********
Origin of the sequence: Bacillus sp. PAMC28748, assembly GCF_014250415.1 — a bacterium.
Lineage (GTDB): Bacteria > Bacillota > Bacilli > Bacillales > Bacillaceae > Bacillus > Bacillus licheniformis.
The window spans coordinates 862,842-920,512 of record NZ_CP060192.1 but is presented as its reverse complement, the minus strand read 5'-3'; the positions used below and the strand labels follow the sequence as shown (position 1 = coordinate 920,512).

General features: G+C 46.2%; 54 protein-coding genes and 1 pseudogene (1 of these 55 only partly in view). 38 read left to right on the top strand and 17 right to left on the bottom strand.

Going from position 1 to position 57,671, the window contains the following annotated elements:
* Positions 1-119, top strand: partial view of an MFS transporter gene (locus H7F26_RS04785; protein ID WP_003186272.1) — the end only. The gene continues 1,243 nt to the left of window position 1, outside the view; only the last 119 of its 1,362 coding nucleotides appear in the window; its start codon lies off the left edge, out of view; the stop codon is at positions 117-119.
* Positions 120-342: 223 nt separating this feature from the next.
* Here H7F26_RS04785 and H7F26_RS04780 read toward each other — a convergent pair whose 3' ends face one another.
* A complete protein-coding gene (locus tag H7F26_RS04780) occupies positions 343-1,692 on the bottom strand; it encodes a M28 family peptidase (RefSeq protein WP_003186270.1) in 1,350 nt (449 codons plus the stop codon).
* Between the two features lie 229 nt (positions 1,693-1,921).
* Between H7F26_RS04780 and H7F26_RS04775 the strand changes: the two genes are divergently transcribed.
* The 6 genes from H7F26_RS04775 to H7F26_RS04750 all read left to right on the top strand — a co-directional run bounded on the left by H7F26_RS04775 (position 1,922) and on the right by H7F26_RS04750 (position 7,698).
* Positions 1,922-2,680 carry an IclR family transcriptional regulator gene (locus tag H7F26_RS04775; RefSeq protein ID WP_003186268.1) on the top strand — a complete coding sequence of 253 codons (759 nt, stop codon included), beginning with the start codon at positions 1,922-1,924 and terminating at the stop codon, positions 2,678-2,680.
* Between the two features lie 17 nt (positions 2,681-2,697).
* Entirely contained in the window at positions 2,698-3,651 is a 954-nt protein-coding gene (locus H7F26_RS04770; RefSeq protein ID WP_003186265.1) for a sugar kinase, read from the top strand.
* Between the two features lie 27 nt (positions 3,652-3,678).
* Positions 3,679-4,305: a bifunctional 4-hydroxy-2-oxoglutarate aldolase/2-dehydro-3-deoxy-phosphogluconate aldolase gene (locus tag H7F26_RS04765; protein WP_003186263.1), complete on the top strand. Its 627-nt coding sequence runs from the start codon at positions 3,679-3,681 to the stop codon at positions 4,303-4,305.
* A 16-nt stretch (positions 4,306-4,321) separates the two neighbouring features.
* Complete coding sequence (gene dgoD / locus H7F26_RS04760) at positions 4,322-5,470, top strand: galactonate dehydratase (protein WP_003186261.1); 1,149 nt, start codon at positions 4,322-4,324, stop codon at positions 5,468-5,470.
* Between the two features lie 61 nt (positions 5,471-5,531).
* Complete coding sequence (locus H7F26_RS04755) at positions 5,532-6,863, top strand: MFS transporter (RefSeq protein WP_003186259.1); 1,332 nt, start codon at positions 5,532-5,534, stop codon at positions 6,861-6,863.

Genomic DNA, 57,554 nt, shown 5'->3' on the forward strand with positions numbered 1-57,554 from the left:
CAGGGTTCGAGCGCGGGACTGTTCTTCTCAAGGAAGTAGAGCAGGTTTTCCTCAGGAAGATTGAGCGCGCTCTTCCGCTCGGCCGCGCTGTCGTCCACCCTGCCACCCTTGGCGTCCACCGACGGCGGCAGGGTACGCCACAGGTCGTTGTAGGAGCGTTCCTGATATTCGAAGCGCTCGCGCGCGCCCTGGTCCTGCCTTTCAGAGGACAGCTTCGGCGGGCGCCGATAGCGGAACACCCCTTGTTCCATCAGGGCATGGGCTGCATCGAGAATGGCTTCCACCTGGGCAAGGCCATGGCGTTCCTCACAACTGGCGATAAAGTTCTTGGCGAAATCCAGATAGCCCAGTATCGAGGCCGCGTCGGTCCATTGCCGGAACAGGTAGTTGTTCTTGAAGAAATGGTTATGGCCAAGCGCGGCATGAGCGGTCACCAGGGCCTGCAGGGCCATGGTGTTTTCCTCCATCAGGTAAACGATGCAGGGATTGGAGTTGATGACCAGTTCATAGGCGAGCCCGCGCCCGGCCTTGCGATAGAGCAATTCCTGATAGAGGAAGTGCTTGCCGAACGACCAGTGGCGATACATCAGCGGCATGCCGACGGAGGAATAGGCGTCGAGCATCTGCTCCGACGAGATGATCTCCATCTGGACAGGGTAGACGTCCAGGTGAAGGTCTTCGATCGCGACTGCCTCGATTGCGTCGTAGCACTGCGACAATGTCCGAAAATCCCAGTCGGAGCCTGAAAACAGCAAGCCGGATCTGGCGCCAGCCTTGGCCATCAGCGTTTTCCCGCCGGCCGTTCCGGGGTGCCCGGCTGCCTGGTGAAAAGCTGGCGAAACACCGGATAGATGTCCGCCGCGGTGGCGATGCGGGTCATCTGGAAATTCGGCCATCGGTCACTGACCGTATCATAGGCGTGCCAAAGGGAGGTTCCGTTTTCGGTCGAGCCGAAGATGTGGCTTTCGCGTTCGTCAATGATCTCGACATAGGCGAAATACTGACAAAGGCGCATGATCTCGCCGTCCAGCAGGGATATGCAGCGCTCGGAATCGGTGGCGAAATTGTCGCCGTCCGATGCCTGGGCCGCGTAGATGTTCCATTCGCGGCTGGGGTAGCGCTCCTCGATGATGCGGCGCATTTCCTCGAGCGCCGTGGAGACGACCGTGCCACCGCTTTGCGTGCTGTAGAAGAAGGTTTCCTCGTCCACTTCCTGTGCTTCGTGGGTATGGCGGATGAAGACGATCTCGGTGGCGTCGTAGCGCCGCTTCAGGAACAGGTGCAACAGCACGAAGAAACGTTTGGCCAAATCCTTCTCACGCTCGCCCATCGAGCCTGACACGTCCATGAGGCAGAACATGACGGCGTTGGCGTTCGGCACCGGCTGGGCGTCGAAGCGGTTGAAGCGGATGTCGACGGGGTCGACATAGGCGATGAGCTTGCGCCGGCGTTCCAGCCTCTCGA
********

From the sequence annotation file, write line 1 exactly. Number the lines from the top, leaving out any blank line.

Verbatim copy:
Origin of the sequence: Bacillus sp. PAMC28748, assembly GCF_014250415.1 — a bacterium.